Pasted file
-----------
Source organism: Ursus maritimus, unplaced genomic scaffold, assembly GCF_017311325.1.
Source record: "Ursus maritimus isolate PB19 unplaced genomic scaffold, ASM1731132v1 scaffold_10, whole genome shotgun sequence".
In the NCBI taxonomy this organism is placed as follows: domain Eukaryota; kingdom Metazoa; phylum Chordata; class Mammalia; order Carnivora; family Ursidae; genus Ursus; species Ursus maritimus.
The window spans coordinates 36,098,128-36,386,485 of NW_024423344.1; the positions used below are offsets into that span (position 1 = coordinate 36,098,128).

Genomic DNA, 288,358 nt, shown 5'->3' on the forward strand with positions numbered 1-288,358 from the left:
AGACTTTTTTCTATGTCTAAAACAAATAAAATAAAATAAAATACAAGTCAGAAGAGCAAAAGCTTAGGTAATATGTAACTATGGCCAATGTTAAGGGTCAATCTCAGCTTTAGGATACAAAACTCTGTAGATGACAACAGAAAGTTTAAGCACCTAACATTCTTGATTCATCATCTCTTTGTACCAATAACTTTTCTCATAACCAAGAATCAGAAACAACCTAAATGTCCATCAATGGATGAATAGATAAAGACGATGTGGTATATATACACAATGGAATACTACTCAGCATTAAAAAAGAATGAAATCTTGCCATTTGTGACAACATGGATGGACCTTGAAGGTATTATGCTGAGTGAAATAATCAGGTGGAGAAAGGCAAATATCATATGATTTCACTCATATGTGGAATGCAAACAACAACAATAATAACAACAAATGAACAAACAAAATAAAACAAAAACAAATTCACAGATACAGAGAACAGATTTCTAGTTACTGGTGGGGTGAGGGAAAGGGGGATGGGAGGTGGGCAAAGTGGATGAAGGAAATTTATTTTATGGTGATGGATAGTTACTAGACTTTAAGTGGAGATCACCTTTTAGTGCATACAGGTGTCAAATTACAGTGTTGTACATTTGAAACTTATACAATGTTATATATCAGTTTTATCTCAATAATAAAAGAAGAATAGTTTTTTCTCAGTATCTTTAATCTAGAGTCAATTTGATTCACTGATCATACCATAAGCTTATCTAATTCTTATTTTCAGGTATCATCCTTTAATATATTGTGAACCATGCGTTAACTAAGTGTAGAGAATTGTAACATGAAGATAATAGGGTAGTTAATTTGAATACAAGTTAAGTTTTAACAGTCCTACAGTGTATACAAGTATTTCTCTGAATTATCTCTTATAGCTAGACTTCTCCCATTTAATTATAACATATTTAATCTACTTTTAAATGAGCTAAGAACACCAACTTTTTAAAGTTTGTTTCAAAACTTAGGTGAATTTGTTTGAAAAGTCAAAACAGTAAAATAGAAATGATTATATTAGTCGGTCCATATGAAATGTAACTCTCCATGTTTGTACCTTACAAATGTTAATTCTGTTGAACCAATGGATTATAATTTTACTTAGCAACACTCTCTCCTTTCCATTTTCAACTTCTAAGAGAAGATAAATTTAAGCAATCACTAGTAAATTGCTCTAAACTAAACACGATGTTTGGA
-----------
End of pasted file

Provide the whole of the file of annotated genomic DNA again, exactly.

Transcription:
Source organism: Ursus maritimus, unplaced genomic scaffold, assembly GCF_017311325.1.
Source record: "Ursus maritimus isolate PB19 unplaced genomic scaffold, ASM1731132v1 scaffold_10, whole genome shotgun sequence".
In the NCBI taxonomy this organism is placed as follows: domain Eukaryota; kingdom Metazoa; phylum Chordata; class Mammalia; order Carnivora; family Ursidae; genus Ursus; species Ursus maritimus.
The window spans coordinates 36,098,128-36,386,485 of NW_024423344.1; the positions used below are offsets into that span (position 1 = coordinate 36,098,128).

Genomic DNA, 288,358 nt, shown 5'->3' on the forward strand with positions numbered 1-288,358 from the left:
AGACTTTTTTCTATGTCTAAAACAAATAAAATAAAATAAAATACAAGTCAGAAGAGCAAAAGCTTAGGTAATATGTAACTATGGCCAATGTTAAGGGTCAATCTCAGCTTTAGGATACAAAACTCTGTAGATGACAACAGAAAGTTTAAGCACCTAACATTCTTGATTCATCATCTCTTTGTACCAATAACTTTTCTCATAACCAAGAATCAGAAACAACCTAAATGTCCATCAATGGATGAATAGATAAAGACGATGTGGTATATATACACAATGGAATACTACTCAGCATTAAAAAAGAATGAAATCTTGCCATTTGTGACAACATGGATGGACCTTGAAGGTATTATGCTGAGTGAAATAATCAGGTGGAGAAAGGCAAATATCATATGATTTCACTCATATGTGGAATGCAAACAACAACAATAATAACAACAAATGAACAAACAAAATAAAACAAAAACAAATTCACAGATACAGAGAACAGATTTCTAGTTACTGGTGGGGTGAGGGAAAGGGGGATGGGAGGTGGGCAAAGTGGATGAAGGAAATTTATTTTATGGTGATGGATAGTTACTAGACTTTAAGTGGAGATCACCTTTTAGTGCATACAGGTGTCAAATTACAGTGTTGTACATTTGAAACTTATACAATGTTATATATCAGTTTTATCTCAATAATAAAAGAAGAATAGTTTTTTCTCAGTATCTTTAATCTAGAGTCAATTTGATTCACTGATCATACCATAAGCTTATCTAATTCTTATTTTCAGGTATCATCCTTTAATATATTGTGAACCATGCGTTAACTAAGTGTAGAGAATTGTAACATGAAGATAATAGGGTAGTTAATTTGAATACAAGTTAAGTTTTAACAGTCCTACAGTGTATACAAGTATTTCTCTGAATTATCTCTTATAGCTAGACTTCTCCCATTTAATTATAACATATTTAATCTACTTTTAAATGAGCTAAGAACACCAACTTTTTAAAGTTTGTTTCAAAACTTAGGTGAATTTGTTTGAAAAGTCAAAACAGTAAAATAGAAATGATTATATTAGTCGGTCCATATGAAATGTAACTCTCCATGTTTGTACCTTACAAATGTTAATTCTGTTGAACCAATGGATTATAATTTTACTTAGCAACACTCTCTCCTTTCCATTTTCAACTTCTAAGAGAAGATAAATTTAAGCAATCACTAGTAAATTGCTCTAAACTAAACACGATGTTTGGA